What is battle? It is glory. It is a man charging for the enemy screaming, MK16 in hand, bayonet leading the charge, string quartet baying in the background. It is a milky nostalgia in the here and now, it is a sense of purpose and divine providence.
What is battle? It is men in suits and military garb, in a room, with a big screen on the wall full of red dots and tactical layouts. The men pinch their chins between thumb and forefinger, muttering to a neighbor at the big round table. It is the president, cuffs rolled up, sincere in his leadership, facilitating a discussion of choices, of timing, of targets, of statistical analyses of collateral damage.
What is battle? It is a recruiting officer dressed up in finery of navy blue with a white hat. Through parking lots he trawls for prospective soldiers, bearing concert tickets and college scholarships, all authoritative manner and brotherliness.
What is battle? It is manufacturing plants full of mothers and fathers, cranking out military boots and bullets and shining up missiles for later use in the war for freedom, for justice, for the American way, for comic book archetypes of good guys against bad guys.
What is battle? It is an entire nation pulling together and rationing their moments of pleasure for the betterment of mankind.
What is battle? It is your intestines spilling out of your body and a last whimper for your mother (short amimation)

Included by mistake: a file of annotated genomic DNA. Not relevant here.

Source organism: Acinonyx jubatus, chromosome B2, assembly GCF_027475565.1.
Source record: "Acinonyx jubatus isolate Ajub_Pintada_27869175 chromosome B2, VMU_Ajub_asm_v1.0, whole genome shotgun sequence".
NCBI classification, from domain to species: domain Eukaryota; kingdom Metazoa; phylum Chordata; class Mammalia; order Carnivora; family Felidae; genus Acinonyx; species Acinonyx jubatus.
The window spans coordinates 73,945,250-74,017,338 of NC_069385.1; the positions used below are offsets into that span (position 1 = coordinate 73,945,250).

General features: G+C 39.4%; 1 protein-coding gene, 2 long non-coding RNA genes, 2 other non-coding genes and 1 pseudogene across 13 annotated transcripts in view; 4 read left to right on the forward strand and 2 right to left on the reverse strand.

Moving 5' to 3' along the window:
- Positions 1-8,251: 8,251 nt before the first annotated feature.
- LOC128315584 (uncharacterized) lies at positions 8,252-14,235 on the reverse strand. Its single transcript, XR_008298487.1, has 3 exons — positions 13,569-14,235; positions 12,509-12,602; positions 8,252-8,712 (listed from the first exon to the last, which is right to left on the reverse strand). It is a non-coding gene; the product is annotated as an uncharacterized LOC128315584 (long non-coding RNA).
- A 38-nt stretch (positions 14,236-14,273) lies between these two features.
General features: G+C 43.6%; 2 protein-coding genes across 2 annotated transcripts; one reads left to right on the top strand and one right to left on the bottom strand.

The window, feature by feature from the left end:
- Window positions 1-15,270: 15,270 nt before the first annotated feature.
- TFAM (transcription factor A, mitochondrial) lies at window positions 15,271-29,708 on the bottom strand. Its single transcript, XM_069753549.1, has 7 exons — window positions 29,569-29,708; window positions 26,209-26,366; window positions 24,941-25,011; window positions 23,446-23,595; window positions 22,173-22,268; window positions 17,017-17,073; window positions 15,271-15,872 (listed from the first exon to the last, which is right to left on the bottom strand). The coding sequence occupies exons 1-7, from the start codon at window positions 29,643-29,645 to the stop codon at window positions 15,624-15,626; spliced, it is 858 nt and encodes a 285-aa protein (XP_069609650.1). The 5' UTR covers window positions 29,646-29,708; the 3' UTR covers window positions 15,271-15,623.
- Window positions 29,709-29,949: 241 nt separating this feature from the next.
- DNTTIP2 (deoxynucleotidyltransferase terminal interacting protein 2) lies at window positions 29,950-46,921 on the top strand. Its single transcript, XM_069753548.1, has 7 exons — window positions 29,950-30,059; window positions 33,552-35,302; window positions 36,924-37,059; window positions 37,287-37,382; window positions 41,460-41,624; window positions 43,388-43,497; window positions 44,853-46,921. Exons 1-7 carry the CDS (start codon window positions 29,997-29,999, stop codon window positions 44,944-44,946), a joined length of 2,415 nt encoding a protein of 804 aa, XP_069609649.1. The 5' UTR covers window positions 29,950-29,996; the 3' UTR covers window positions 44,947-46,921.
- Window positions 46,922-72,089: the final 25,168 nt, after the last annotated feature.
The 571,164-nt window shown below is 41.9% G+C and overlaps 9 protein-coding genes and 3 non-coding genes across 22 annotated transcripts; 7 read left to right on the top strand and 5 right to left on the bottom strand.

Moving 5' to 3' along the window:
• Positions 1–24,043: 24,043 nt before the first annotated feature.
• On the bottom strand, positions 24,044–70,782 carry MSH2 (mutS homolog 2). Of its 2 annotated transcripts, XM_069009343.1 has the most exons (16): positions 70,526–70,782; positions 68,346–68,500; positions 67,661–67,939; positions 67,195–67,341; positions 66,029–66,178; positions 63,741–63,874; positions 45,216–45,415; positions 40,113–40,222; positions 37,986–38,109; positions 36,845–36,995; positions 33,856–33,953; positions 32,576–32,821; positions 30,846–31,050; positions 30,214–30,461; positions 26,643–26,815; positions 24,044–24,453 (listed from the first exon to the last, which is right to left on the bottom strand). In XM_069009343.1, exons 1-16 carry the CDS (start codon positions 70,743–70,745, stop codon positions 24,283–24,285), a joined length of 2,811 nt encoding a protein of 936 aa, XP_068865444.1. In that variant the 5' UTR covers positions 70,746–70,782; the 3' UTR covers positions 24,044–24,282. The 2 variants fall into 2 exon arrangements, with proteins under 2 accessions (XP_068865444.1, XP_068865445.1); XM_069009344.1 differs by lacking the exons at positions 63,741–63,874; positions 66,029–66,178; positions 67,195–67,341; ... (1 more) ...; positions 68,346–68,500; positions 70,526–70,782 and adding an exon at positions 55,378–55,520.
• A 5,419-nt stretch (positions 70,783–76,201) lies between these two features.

And now the famous anti-war poem by Wilfred Owen, written in 1917:
Dulce et Decorum Est*
Bent double, like old beggars under sacks,
Knock-kneed, coughing like hags, we cursed through sludge,
Till on the haunting flares we turned our backs
And towards our distant rest began to trudge.
Men marched asleep. Many had lost their boots
But limped on, blood-shod. All went lame; all blind;
Drunk with fatigue; deaf even to the hoots
Of tired, outstripped Five-Nines that dropped behind.
Gas! Gas! Quick, boys!–An ecstasy of fumbling,
Fitting the clumsy helmets just in time;
But someone still was yelling out and stumbling
And flound'ring like a man in fire or lime...
Dim, through the misty panes and thick green light,
As under a green sea, I saw him drowning.
In all my dreams, before my helpless sight,
He plunges at me, guttering, choking, drowning.
If in some smothering dreams you too could pace
Behind the wagon that we flung him in,
And watch the white eyes writhing in his face,
His hanging face, like a devil's sick of sin;
If you could hear, at every jolt, the blood
Come gargling from the froth-corrupted lungs,
Obscene as cancer, bitter as the cud
Of vile, incurable sores on innocent tongues,–
My friend, you would not tell with such high zest
To children ardent for some desperate glory,
The old Lie: Dulce et decorum est
Pro patria mori.
*It is Sweet and Proper (to die for one's country.)
(And if you would like to hear it read by Mike Malloy, this is definitely worth hearing.)